Oil fell over 2 percent on Tuesday and officially entered bear market territory, a drop that has trader Todd Gordon betting on a bigger drop for the embattled energy sector.
The TradingAnalysis.com founder had previously called for oil to fall to $26, a prediction that came true in February of 2016. Now Gordon sees oil falling back into the $30s, levels unseen since last April.
Gordon turns to the charts to prove his point. On a chart of the United States Oil Fund (USO), which somewhat tracks crude oil, the trader points to how USO had held "support" at just around $9 since last August, but the recent crude crush has taken the ETF below that level.
"As you can see, we're broken a pretty good support level right around the $9 region, which equates to about $44 in crude oil," he said Tuesday on CNBC's "Trading Nation." "And it looks like the downtrend should continue, bringing us down into the lower $8 area in USO."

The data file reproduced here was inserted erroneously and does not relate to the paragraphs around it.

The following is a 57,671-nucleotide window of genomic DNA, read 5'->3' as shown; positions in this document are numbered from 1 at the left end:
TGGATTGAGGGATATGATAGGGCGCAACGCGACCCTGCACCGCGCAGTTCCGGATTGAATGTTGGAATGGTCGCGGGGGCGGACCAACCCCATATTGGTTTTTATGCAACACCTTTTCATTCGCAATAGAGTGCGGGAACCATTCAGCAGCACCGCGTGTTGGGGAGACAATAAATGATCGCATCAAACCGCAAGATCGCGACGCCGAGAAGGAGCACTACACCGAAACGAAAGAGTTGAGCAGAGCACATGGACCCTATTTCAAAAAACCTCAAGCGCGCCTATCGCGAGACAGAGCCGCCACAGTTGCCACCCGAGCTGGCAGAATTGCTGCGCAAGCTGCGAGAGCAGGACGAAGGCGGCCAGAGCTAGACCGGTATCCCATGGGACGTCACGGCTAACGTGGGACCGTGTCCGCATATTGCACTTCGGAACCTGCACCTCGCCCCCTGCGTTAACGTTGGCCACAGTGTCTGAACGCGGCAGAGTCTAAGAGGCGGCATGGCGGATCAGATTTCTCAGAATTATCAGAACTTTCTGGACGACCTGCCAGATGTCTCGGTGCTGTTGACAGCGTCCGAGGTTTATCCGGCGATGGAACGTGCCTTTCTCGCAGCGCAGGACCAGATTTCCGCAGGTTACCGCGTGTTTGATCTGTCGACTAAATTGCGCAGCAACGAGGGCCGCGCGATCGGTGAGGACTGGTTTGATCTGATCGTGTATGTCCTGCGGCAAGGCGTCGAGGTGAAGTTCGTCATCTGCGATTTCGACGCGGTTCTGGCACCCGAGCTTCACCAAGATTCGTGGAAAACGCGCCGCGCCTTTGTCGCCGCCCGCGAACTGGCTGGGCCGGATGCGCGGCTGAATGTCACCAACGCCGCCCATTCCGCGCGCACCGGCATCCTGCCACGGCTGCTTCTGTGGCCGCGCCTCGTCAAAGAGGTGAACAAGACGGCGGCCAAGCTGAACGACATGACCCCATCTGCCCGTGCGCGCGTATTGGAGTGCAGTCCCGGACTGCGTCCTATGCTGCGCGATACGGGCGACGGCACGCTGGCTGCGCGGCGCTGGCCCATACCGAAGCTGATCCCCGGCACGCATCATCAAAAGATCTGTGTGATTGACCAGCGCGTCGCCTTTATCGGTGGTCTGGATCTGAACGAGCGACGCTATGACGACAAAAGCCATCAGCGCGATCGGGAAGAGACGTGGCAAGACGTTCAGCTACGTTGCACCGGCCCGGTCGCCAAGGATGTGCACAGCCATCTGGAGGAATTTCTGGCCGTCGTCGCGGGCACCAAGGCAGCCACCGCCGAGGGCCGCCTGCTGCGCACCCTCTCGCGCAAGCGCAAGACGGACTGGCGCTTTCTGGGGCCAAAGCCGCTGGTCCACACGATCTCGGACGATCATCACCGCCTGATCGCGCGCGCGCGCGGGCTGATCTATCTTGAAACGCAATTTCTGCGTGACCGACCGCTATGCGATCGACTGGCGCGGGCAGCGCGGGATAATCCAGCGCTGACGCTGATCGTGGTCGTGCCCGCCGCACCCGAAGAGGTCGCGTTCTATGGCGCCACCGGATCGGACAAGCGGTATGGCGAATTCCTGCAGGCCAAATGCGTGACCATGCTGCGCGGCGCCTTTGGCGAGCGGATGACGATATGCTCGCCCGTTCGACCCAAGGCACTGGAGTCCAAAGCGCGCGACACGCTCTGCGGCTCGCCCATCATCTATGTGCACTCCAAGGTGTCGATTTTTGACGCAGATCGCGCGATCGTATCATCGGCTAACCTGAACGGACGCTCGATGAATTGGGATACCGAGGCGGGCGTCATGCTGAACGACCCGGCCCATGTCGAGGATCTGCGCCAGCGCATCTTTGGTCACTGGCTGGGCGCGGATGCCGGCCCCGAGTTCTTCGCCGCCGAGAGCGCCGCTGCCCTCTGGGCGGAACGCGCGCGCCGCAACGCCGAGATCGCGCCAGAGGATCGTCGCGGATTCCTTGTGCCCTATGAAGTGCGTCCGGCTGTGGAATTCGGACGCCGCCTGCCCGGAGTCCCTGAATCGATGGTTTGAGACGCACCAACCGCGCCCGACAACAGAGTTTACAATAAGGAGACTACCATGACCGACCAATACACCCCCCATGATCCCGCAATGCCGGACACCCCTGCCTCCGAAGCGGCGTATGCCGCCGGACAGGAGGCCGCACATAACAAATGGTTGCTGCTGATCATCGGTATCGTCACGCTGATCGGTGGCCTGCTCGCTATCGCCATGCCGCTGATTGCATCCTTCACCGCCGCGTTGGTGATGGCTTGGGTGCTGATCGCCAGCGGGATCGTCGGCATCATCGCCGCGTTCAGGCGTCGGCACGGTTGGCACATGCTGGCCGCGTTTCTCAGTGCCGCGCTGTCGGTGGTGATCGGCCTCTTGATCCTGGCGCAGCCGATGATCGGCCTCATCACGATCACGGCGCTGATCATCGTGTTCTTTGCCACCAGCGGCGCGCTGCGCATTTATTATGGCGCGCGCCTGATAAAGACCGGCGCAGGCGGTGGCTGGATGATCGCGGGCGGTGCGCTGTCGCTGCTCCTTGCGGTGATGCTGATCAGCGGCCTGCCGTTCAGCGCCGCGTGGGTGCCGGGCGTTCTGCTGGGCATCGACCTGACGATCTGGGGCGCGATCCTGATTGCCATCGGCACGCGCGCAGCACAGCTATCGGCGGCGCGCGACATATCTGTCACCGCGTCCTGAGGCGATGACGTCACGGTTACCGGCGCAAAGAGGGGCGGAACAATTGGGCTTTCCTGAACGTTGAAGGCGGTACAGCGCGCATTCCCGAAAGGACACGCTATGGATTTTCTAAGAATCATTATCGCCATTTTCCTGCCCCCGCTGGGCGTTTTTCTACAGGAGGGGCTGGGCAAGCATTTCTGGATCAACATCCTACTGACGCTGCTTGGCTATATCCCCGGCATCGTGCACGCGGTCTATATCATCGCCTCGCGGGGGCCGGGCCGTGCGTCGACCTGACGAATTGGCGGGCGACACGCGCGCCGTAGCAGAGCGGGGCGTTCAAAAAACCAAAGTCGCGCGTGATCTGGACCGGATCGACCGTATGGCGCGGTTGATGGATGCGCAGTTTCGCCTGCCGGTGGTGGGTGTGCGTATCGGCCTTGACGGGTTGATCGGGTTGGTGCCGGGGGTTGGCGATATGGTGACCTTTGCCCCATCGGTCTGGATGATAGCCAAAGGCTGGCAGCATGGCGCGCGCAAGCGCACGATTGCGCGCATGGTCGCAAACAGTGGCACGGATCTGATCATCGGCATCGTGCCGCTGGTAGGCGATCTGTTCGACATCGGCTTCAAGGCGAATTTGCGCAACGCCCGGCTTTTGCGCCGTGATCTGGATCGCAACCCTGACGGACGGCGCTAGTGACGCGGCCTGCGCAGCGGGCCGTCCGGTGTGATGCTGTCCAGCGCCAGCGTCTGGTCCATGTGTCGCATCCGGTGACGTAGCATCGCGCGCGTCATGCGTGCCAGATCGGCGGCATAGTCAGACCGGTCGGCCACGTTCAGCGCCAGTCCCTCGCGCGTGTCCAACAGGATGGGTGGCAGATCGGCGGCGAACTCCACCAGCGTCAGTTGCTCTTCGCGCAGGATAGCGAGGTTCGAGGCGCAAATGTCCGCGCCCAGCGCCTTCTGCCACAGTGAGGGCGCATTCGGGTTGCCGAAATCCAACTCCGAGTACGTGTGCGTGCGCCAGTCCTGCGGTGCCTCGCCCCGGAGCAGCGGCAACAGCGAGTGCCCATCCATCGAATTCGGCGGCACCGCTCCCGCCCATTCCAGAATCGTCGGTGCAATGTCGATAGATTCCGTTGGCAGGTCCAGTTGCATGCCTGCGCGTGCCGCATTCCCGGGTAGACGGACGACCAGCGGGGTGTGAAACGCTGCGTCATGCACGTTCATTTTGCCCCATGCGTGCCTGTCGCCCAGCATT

"[That equates to] about $38 to $35 in crude oil," he added. If oil were to reach $35, that would translate into a further 19 percent plunge from Tuesday's levels.
Of course, such an event would be bad news for energy stocks. Oil's 19 percent drop this year has dragged energy shares down by more than 13 percent. To determine how low the sector could go, Gordon looks at a long-term chart of XLE, the ETF tracking energy stocks.
"The technical damage isn't quite as severe, but it looks like the energy stocks could play a little bit of catch up here as you go down and test the lower $60 level," he said. "[This means that energy stocks could touch] the lows of this time last year."
In order to protect himself from the drop, Gordon is buying the July monthly 65-strike put and selling the July monthly 60-strike put for $1.25 total, or $125 per options spread. This means that should Gordon's prediction play out and XLE close below $60 on July 21, he is set to make a maximum reward of $375.
In order for Gordon to make any money at all on the trade, XLE would only have to close below $63.75 on July 21 expiration. If it closes above $65, he will lose the entire premium paid.
Tuesday's drop in oil took the commodity to its lowest levels since November and down over 21 percent from its 52-week high, beyond the 20 percent threshold that is sometimes used to determine whether an asset is in a "bear market."